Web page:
This section is from the book "Animal Physiology: The Structure And Functions Of The Human Body", by John Cleland. Also available from Amazon: Animal Physiology, the Structure and Functions of the Human Body.
The Appearances Of Solidity And Hollowness depend partly on the apparent diminution of receding objects, partly on the way in which the light falls, and partly on the pictures presented to the two eyes being different, and bringing into view a larger amount of surface than can be seen from one point. The last of these three causes is supplemented materially by the other two; otherwise the appearance of solidity would be lost on shutting one eye. It is, however, a most important element, as is shown by the effects of the stereoscope, when geometrical figures are looked at.
I have already pointed out how it is that only one figure is seen when two pictures are looked at through the stereoscope. But stereoscopic effect depends on the circumstance that no solid or hollow body presents exactly the same view to both eyes. The artist provides on the stereoscopic slide two views of one object, such as would be presented in nature to the two eyes; and the eyes are directed by the construction of the instrument, so that nearly similar parts of the pictures fall on identical points of the retina. In looking at a solid object, the portions of its sides brought into view are seen to a greater extent by the eye on the same side than by the other; but in a hollow object, they produce the broader image in the eye on the opposite side; and thus it happens that if the stereoscopic views of a solid body be clipped separate, and each be placed in the instrument in the position which was intended for the other figure, it is made to appear as a hollow. This effect can be obtained in perfection with geometrical figures without shading; but is aided by the reversal of the shading when an irregular figure is looked at. By means of another instrument, the pseudoscope, the rays coming from actual objects are directed in such a manner that the image which should be presented to one eye is made to fall on the other, and by this means raised objects seem as if hollow, and vice versa. But the important part which experience plays in giving the idea of solidity and hollow-ness, is shown by the circumstance that neither with stereoscope nor pseudoscope can the reversal of appearance, or conversion of relief as it is termed, be obtained when the objects looked at are of a complex description, and so appeal to our associations that they cannot be conceived otherwise than as they really are:
183. It has already been pointed out that impressions on the retina have a certain tendency to diffusion; they have likewise a tendency to endure after removal of the stimulus, particularly if this have been applied with much intensity, or for a length of time. After gazing at the sun, or any bright light, a spectrum or coloured figure remains before the eye for some time; and any object, whether brilliant or not, if moved rapidly, can be shown to leave impressions on the retina which endure after cessation of the stimulus. When a wheel of a carriage is in motion, the spokes become indistinguishable one from another, and a dull tinge of their colour, brightest near the nave, is diffused round about; because the spokes each affect the retina in every part of their revolution, the impression made by one at any part being immediately succeeded by another, and the spokes are placed most closely together near the centre. This imperfection of vision would be much greater, were it not that the eye has a tendency to follow any object on which the gaze is fixed. The eye follows the wheel of a carriage, and the image continuing to be made on one part of the retina is correctly appreciated as circular; but it fails to follow the spokes, and therefore these affect successive parts of the retina with great rapidity. The duration of retinal impressions is the principle on which a number of optical toys depend. The simplest of them are cards with pictures on each side, and twirled round by a couple of strings, one at each end, so as to bring the pictures together. Thus, a bird on one side and a cage on the other gives the appearance of a bird within a cage; and a man riding a horse may be brought into view, the man being painted on one side of the card and the horse on the other. The thaumotrope and the anorthoscope are instances of much more complex toys dependent on the same principle (see Glossary).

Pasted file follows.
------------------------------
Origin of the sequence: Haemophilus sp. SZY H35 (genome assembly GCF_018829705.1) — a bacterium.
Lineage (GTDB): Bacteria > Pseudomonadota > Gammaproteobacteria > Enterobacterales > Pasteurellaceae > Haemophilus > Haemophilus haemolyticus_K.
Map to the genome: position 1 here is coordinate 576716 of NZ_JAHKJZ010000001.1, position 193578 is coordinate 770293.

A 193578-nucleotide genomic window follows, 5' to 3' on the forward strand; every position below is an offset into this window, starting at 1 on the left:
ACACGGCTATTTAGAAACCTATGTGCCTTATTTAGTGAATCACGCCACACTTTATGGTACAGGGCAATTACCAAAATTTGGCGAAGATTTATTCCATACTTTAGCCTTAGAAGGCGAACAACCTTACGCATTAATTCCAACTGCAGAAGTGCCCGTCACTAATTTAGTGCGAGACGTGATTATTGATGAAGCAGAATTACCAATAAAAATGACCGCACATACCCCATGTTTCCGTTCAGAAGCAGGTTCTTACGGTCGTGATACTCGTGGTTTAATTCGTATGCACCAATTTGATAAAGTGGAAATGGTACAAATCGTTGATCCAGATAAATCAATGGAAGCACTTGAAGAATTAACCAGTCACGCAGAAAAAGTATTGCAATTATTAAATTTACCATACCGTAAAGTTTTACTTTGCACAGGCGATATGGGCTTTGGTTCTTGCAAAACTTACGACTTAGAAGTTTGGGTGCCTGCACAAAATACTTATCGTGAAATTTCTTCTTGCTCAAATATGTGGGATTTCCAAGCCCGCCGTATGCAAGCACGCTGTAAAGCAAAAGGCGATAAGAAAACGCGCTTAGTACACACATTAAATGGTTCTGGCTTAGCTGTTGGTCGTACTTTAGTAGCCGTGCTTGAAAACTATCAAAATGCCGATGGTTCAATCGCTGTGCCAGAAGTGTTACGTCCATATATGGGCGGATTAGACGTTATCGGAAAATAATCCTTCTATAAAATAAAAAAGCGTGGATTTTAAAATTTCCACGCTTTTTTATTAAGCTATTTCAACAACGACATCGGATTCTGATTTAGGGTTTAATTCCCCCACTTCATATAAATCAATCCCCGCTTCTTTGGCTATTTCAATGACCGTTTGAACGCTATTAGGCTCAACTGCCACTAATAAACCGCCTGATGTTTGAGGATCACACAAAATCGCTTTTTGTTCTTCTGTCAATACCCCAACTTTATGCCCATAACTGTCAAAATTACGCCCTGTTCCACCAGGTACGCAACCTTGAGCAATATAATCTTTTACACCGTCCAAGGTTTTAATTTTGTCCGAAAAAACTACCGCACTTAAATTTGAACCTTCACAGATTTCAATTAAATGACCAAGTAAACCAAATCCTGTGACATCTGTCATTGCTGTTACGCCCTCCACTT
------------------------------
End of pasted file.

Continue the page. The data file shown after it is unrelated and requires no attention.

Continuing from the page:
The coloured spectra seen after gazing on bright objects are connected with something more than the mere duration of impressions, namely, the power of appreciating different colours. The appreciation of colour is not understood; we do not know by what mechanism the rods and cones are thrown into different conditions by lights of equal intensity but different wave lengths, so that both colour and intensity are appreciated by one set of structures. But it is known that the appreciation of colour is a separate power from the appreciation of light and shade, for there are various kinds of colour-blindness which occur uncomplicated with other defect of sight.